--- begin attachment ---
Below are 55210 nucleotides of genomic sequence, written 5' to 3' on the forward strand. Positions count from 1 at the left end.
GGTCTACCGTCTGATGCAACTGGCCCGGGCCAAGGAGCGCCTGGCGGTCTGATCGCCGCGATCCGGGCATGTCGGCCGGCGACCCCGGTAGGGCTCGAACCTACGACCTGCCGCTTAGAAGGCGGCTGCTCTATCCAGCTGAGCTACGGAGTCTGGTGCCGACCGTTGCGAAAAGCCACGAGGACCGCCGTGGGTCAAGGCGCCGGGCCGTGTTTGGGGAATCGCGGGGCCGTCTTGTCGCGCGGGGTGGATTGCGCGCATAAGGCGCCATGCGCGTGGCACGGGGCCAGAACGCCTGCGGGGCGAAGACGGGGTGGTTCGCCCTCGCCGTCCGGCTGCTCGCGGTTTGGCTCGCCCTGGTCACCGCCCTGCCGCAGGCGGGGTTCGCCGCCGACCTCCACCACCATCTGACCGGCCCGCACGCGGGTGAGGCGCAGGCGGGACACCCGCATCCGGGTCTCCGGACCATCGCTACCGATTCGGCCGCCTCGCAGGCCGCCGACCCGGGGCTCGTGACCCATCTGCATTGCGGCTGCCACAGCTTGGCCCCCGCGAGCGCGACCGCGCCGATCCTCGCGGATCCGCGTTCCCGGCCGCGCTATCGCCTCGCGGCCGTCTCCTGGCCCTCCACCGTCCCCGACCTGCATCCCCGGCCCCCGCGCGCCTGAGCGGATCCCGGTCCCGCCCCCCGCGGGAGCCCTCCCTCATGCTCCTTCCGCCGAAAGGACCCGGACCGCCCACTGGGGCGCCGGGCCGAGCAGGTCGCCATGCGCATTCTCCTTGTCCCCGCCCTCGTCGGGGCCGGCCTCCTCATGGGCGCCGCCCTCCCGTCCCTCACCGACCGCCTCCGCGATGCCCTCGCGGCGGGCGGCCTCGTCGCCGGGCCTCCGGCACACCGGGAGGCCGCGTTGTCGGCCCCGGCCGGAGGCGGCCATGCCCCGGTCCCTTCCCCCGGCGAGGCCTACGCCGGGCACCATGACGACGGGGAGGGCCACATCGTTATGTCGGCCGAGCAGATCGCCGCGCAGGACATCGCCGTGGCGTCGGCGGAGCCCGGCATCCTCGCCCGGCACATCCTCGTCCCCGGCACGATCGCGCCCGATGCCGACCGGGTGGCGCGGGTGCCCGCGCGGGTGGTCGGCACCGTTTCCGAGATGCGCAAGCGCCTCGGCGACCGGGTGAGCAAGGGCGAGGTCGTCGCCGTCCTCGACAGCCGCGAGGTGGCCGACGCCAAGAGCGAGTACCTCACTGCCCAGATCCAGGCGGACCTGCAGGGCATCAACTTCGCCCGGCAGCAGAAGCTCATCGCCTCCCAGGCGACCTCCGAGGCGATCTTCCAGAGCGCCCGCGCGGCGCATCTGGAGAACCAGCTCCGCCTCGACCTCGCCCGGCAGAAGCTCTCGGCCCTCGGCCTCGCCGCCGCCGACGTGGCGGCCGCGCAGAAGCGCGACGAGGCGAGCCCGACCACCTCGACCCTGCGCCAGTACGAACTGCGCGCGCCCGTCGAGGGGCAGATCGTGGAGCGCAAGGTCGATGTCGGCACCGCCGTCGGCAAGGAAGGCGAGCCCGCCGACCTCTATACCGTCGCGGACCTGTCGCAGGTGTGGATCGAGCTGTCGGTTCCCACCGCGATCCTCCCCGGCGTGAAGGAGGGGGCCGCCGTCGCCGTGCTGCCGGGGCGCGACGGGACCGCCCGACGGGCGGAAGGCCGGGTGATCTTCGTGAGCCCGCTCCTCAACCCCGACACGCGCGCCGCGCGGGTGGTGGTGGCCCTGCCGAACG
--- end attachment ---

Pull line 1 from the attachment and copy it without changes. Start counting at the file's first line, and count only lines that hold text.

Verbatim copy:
Below are 55210 nucleotides of genomic sequence, written 5' to 3' on the forward strand. Positions count from 1 at the left end.